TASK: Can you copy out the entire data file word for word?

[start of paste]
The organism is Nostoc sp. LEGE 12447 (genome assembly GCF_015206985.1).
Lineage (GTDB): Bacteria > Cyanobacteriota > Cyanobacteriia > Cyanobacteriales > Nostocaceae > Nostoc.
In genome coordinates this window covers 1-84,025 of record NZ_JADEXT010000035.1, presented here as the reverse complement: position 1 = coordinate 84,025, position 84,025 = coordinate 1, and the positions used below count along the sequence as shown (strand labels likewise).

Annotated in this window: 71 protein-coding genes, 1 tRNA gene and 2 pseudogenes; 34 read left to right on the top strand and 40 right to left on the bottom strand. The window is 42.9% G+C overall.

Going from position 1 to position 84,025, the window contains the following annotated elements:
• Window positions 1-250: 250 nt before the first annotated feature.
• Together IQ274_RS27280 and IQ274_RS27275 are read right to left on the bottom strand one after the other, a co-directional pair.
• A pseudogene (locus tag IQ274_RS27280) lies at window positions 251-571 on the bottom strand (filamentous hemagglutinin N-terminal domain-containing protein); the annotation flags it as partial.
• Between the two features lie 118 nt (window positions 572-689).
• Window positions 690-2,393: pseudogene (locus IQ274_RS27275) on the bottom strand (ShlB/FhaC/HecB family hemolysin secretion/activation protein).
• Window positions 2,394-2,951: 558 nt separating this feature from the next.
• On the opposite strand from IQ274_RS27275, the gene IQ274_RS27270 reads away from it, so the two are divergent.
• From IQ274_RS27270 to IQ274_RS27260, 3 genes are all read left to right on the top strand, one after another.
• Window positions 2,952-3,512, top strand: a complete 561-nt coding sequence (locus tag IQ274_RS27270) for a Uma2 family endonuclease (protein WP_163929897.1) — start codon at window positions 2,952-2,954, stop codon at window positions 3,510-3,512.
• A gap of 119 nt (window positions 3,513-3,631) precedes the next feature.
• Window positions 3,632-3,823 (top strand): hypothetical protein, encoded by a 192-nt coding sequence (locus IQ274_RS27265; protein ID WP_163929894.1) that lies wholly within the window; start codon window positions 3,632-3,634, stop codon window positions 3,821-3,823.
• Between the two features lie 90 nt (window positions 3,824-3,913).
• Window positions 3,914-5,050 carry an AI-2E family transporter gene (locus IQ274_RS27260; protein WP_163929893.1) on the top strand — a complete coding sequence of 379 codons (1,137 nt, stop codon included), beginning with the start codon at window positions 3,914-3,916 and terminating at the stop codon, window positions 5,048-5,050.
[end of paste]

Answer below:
The organism is Nostoc sp. LEGE 12447 (genome assembly GCF_015206985.1).
Lineage (GTDB): Bacteria > Cyanobacteriota > Cyanobacteriia > Cyanobacteriales > Nostocaceae > Nostoc.
In genome coordinates this window covers 1-84,025 of record NZ_JADEXT010000035.1, presented here as the reverse complement: position 1 = coordinate 84,025, position 84,025 = coordinate 1, and the positions used below count along the sequence as shown (strand labels likewise).

Annotated in this window: 71 protein-coding genes, 1 tRNA gene and 2 pseudogenes; 34 read left to right on the top strand and 40 right to left on the bottom strand. The window is 42.9% G+C overall.

Going from position 1 to position 84,025, the window contains the following annotated elements:
• Window positions 1-250: 250 nt before the first annotated feature.
• Together IQ274_RS27280 and IQ274_RS27275 are read right to left on the bottom strand one after the other, a co-directional pair.
• A pseudogene (locus tag IQ274_RS27280) lies at window positions 251-571 on the bottom strand (filamentous hemagglutinin N-terminal domain-containing protein); the annotation flags it as partial.
• Between the two features lie 118 nt (window positions 572-689).
• Window positions 690-2,393: pseudogene (locus IQ274_RS27275) on the bottom strand (ShlB/FhaC/HecB family hemolysin secretion/activation protein).
• Window positions 2,394-2,951: 558 nt separating this feature from the next.
• On the opposite strand from IQ274_RS27275, the gene IQ274_RS27270 reads away from it, so the two are divergent.
• From IQ274_RS27270 to IQ274_RS27260, 3 genes are all read left to right on the top strand, one after another.
• Window positions 2,952-3,512, top strand: a complete 561-nt coding sequence (locus tag IQ274_RS27270) for a Uma2 family endonuclease (protein WP_163929897.1) — start codon at window positions 2,952-2,954, stop codon at window positions 3,510-3,512.
• A gap of 119 nt (window positions 3,513-3,631) precedes the next feature.
• Window positions 3,632-3,823 (top strand): hypothetical protein, encoded by a 192-nt coding sequence (locus IQ274_RS27265; protein ID WP_163929894.1) that lies wholly within the window; start codon window positions 3,632-3,634, stop codon window positions 3,821-3,823.
• Between the two features lie 90 nt (window positions 3,824-3,913).
• Window positions 3,914-5,050 carry an AI-2E family transporter gene (locus IQ274_RS27260; protein WP_163929893.1) on the top strand — a complete coding sequence of 379 codons (1,137 nt, stop codon included), beginning with the start codon at window positions 3,914-3,916 and terminating at the stop codon, window positions 5,048-5,050.